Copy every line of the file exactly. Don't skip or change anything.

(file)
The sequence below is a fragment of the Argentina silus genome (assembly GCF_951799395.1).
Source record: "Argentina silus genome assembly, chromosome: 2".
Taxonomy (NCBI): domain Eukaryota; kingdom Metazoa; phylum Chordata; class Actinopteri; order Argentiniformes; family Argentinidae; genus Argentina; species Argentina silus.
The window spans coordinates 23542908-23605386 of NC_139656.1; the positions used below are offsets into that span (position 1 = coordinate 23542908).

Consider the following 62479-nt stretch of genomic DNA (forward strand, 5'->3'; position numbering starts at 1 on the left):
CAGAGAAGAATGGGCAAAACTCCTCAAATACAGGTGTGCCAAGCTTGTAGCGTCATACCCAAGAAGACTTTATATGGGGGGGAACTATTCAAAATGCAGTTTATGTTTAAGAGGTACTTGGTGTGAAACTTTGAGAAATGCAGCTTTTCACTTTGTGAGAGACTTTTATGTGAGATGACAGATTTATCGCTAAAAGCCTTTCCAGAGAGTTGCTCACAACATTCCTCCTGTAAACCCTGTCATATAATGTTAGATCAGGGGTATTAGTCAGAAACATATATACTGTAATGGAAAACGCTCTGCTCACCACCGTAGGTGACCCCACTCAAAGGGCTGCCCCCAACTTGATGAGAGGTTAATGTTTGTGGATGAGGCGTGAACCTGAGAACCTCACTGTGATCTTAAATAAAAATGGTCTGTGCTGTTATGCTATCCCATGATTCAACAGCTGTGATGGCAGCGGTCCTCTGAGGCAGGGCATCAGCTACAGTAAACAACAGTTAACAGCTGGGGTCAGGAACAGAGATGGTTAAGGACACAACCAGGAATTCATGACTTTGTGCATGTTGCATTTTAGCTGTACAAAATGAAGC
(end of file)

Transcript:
The sequence below is a fragment of the Argentina silus genome (assembly GCF_951799395.1).
Source record: "Argentina silus genome assembly, chromosome: 2".
Taxonomy (NCBI): domain Eukaryota; kingdom Metazoa; phylum Chordata; class Actinopteri; order Argentiniformes; family Argentinidae; genus Argentina; species Argentina silus.
The window spans coordinates 23542908-23605386 of NC_139656.1; the positions used below are offsets into that span (position 1 = coordinate 23542908).

Consider the following 62479-nt stretch of genomic DNA (forward strand, 5'->3'; position numbering starts at 1 on the left):
CAGAGAAGAATGGGCAAAACTCCTCAAATACAGGTGTGCCAAGCTTGTAGCGTCATACCCAAGAAGACTTTATATGGGGGGGAACTATTCAAAATGCAGTTTATGTTTAAGAGGTACTTGGTGTGAAACTTTGAGAAATGCAGCTTTTCACTTTGTGAGAGACTTTTATGTGAGATGACAGATTTATCGCTAAAAGCCTTTCCAGAGAGTTGCTCACAACATTCCTCCTGTAAACCCTGTCATATAATGTTAGATCAGGGGTATTAGTCAGAAACATATATACTGTAATGGAAAACGCTCTGCTCACCACCGTAGGTGACCCCACTCAAAGGGCTGCCCCCAACTTGATGAGAGGTTAATGTTTGTGGATGAGGCGTGAACCTGAGAACCTCACTGTGATCTTAAATAAAAATGGTCTGTGCTGTTATGCTATCCCATGATTCAACAGCTGTGATGGCAGCGGTCCTCTGAGGCAGGGCATCAGCTACAGTAAACAACAGTTAACAGCTGGGGTCAGGAACAGAGATGGTTAAGGACACAACCAGGAATTCATGACTTTGTGCATGTTGCATTTTAGCTGTACAAAATGAAGC